How to implement the Softmax function in Python


From the Udacity"s deep learning class, the softmax of y_i is simply the exponential divided by the sum of exponential of the whole Y vector:

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Where S(y_i) is the softmax function of y_i and e is the exponential and j is the no. of columns in the input vector Y.

I"ve tried the following:

import numpy as np

def softmax(x):
    """Compute softmax values for each sets of scores in x."""
    e_x = np.exp(x - np.max(x))
    return e_x / e_x.sum()

scores = [3.0, 1.0, 0.2]

which returns:

[ 0.8360188   0.11314284  0.05083836]

But the suggested solution was:

def softmax(x):
    """Compute softmax values for each sets of scores in x."""
    return np.exp(x) / np.sum(np.exp(x), axis=0)

which produces the same output as the first implementation, even though the first implementation explicitly takes the difference of each column and the max and then divides by the sum.

Can someone show mathematically why? Is one correct and the other one wrong?

Are the implementation similar in terms of code and time complexity? Which is more efficient?

Answer rating: 158

They"re both correct, but yours is preferred from the point of view of numerical stability.

You start with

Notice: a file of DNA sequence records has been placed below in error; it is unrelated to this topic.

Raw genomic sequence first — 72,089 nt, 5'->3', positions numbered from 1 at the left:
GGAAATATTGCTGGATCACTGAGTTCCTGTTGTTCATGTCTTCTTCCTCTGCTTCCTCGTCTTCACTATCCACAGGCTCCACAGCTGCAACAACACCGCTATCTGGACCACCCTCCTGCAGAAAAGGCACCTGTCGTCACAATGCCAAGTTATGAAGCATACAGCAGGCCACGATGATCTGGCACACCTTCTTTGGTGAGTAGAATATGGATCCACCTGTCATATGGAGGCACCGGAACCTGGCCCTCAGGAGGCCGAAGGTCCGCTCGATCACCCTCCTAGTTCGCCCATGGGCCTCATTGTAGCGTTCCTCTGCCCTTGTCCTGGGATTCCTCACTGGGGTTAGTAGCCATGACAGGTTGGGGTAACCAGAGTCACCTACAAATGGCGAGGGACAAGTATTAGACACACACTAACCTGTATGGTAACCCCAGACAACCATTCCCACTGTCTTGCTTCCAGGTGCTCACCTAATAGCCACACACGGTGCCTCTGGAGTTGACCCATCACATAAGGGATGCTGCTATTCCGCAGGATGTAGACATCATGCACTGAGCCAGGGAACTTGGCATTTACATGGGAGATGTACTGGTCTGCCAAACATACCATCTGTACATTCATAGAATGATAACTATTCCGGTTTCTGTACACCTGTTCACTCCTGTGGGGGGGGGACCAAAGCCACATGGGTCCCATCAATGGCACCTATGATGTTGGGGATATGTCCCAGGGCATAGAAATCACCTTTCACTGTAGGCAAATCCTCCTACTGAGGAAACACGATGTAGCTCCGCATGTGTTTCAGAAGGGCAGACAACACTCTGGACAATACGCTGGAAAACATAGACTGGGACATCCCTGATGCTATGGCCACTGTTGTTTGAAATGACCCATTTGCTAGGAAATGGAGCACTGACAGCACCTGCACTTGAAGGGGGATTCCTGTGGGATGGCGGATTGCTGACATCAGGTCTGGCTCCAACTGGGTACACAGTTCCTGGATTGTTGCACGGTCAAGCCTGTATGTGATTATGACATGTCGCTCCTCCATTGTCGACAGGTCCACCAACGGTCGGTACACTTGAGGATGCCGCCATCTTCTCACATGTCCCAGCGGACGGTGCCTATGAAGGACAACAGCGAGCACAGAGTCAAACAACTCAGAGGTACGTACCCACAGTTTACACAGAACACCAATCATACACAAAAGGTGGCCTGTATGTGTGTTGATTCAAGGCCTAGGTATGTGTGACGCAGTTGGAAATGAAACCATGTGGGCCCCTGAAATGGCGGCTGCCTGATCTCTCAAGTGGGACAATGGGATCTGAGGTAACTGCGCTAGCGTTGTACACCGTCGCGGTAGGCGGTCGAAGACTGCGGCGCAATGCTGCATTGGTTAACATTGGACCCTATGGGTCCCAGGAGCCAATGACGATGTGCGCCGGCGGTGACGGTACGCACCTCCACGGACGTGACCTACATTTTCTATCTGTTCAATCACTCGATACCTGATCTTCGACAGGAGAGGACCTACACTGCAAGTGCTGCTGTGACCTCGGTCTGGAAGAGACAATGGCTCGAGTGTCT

e ^ (x - max(x)) / sum(e^(x - max(x))

By using the fact that a^(b - c) = (a^b)/(a^c) we have

= e ^ x / (e ^ max(x) * sum(e ^ x / e ^ max(x)))

= e ^ x / sum(e ^ x)

Which is what the other answer says. You could replace max(x) with any variable and it would cancel out.

Answer rating: 126

(Well... much confusion here, both in the question and in the answers...)

To start with, the two solutions (i.e. yours and the suggested one) are not equivalent; they happen to be equivalent only for the special case of 1-D score arrays. You would have discovered it if you had tried also the 2-D score array in the Udacity quiz provided example.

Results-wise, the only actual difference between the two solutions is the axis=0 argument. To see that this is the case, let"s try your solution (your_softmax) and one where the only difference is the axis argument:

import numpy as np

# your solution:
def your_softmax(x):
    """Compute softmax values for each sets of scores in x."""
    e_x = np.exp(x - np.max(x))
    return e_x / e_x.sum()

# correct solution:
def softmax(x):
    """Compute softmax values for each sets of scores in x."""
    e_x = np.exp(x - np.max(x))
    return e_x / e_x.sum(axis=0) # only difference

As I said, for a 1-D score array, the results are indeed identical: